The compare game is tough. I thought I was done playing many months ago, but it creeps back in unexpectedly, and now I wonder if it’s even possible to stop. This morning, while in a perfectly good mood, I drove past an elementary school and saw a group of little boys kicking a ball around. I nearly burst into sudden tears! I’m generally pretty good at insulating myself from the thoughts that follow: will A ever run, be motivated to kick a ball, have friendly peers, have this kind of fun, be a little boy at play? I let myself consider he might be the lonely kid in the corner, kicking at dirt, muttering to himself, being made fun of… no. It’s too heart-breaking. It’s also too far into the future. A bridge we’ll cross in time… or will we?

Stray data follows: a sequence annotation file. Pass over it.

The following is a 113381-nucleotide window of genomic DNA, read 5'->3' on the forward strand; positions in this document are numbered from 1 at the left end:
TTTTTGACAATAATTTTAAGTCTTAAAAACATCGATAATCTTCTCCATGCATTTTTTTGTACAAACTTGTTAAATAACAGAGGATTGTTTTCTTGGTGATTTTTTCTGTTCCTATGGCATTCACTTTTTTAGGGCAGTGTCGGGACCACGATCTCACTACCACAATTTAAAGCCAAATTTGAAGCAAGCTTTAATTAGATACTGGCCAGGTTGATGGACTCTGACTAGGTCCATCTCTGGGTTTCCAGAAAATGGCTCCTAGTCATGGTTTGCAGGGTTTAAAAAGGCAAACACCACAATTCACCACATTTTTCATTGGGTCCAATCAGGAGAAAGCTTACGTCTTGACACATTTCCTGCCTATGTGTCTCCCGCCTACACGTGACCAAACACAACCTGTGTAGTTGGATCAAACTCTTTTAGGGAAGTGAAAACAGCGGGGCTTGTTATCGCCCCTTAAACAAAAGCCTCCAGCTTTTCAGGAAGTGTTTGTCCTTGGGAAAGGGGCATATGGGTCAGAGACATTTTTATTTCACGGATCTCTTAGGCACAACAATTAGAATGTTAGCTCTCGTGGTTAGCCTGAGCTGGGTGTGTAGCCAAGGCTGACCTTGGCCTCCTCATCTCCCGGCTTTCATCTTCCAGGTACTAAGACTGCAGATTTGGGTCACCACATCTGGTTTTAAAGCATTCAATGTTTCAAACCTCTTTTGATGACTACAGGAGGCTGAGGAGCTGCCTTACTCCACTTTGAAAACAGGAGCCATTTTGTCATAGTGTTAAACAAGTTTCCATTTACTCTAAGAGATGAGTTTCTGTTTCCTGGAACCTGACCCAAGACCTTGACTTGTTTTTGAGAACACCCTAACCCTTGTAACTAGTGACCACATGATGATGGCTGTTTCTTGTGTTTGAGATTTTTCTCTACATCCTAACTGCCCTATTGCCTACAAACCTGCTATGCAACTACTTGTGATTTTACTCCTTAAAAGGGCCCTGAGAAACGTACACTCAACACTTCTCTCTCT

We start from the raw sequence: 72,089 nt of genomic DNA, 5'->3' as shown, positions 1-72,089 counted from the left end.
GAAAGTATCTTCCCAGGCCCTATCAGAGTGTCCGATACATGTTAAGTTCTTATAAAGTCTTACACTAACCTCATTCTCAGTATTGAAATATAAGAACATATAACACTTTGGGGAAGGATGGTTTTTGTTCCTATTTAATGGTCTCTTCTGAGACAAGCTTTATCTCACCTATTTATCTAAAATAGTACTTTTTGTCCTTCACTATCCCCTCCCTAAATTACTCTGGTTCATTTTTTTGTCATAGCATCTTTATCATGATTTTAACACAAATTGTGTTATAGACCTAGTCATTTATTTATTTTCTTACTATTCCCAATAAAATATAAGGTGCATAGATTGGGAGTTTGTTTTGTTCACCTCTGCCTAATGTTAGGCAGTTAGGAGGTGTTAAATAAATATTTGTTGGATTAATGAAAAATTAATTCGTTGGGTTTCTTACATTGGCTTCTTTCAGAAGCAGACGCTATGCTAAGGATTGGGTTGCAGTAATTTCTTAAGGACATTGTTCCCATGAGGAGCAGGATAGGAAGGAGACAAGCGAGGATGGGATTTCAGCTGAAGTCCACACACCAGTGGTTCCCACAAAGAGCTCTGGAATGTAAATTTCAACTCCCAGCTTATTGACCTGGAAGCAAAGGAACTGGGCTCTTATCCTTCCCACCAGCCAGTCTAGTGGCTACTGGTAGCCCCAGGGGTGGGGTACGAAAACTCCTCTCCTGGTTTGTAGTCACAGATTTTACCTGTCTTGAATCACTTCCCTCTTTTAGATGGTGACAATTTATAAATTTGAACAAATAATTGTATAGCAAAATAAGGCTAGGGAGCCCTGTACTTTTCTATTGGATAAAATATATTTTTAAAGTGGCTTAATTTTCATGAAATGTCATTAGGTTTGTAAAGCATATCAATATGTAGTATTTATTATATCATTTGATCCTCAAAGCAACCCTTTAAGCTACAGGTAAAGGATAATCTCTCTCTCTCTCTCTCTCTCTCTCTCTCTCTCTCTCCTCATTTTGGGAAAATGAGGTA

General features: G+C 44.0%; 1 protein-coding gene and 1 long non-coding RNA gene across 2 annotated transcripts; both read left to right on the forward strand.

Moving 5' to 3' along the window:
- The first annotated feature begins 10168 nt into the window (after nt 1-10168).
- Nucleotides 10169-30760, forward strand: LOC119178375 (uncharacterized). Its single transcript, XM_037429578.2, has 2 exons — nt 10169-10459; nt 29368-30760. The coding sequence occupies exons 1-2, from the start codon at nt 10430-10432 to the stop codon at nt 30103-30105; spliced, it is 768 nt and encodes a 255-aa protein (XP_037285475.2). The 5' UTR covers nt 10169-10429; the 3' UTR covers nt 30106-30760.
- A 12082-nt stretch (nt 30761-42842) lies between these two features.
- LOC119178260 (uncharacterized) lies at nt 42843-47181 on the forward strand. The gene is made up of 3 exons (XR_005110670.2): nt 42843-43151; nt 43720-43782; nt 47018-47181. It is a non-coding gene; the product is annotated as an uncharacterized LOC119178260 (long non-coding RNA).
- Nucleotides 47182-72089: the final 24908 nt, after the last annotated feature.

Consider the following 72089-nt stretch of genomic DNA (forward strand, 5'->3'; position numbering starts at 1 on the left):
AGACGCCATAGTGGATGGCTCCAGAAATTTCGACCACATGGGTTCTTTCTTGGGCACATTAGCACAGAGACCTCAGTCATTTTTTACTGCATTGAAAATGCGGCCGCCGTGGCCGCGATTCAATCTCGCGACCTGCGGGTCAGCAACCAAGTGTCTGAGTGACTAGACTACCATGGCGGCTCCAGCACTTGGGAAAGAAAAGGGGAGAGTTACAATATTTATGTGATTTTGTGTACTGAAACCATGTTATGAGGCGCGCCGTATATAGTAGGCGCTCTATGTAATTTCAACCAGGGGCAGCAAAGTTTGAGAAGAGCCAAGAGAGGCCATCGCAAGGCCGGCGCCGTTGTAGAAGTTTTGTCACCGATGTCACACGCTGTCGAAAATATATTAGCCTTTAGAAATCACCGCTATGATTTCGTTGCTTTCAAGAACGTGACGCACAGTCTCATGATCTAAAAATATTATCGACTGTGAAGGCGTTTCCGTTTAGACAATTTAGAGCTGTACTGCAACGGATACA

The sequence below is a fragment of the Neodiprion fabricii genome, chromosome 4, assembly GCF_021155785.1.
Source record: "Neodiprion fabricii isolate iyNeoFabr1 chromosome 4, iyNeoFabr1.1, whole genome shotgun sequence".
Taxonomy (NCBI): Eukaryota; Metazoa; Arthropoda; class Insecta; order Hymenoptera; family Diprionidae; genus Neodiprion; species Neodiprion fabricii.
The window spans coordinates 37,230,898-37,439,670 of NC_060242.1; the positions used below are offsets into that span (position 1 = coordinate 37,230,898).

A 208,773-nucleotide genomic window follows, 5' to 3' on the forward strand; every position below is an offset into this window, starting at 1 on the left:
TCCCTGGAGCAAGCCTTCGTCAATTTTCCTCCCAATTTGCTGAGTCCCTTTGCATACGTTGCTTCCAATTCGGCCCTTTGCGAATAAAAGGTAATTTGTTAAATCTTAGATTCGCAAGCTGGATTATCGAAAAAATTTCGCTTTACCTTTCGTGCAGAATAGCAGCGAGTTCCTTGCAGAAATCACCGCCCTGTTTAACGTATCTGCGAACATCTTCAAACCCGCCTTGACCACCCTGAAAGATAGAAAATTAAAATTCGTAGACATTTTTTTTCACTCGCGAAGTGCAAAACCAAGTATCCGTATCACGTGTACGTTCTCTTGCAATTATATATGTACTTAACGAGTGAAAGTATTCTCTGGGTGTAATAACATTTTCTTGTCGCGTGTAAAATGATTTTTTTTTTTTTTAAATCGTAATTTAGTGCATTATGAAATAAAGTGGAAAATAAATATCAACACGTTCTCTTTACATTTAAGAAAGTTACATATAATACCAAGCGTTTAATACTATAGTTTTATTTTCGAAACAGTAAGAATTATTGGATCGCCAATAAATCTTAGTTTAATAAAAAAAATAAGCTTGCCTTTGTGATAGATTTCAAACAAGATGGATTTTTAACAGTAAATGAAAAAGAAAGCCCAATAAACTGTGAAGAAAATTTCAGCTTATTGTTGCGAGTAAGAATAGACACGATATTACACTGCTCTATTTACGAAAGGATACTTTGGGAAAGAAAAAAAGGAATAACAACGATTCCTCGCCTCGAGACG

I know E will to some extent be A’s guardian at school. The thought makes me want to have tens more children, build an army behind him, to wrestle to the ground anything that threatens the well-being of their beautiful brother. How silly and primal that sounds, but how footed in the real world. I can fool myself into thinking kids are growing to be more accepting, with each generation of growing acceptance, but really kids are kids and differences are targets and man, A will be different… or will he be?
I can try to piece together a future, but not really. I don’t know what will be, or even close. That’s part of the difficulty in being A’s mom. And it’s part of the wonder and greatness. A could become an athlete, maybe even the cool jock at school. Or he might be the strange kid in the library. Or not. Or everything.
The tears didn’t come because I know I don’t know, and I won’t know until it happens. And that might be later than typical, but I can stave off sadness for as long as it takes, and likely in that time these thoughts will have dissolved anyway, into the nothingness that comparison gives you.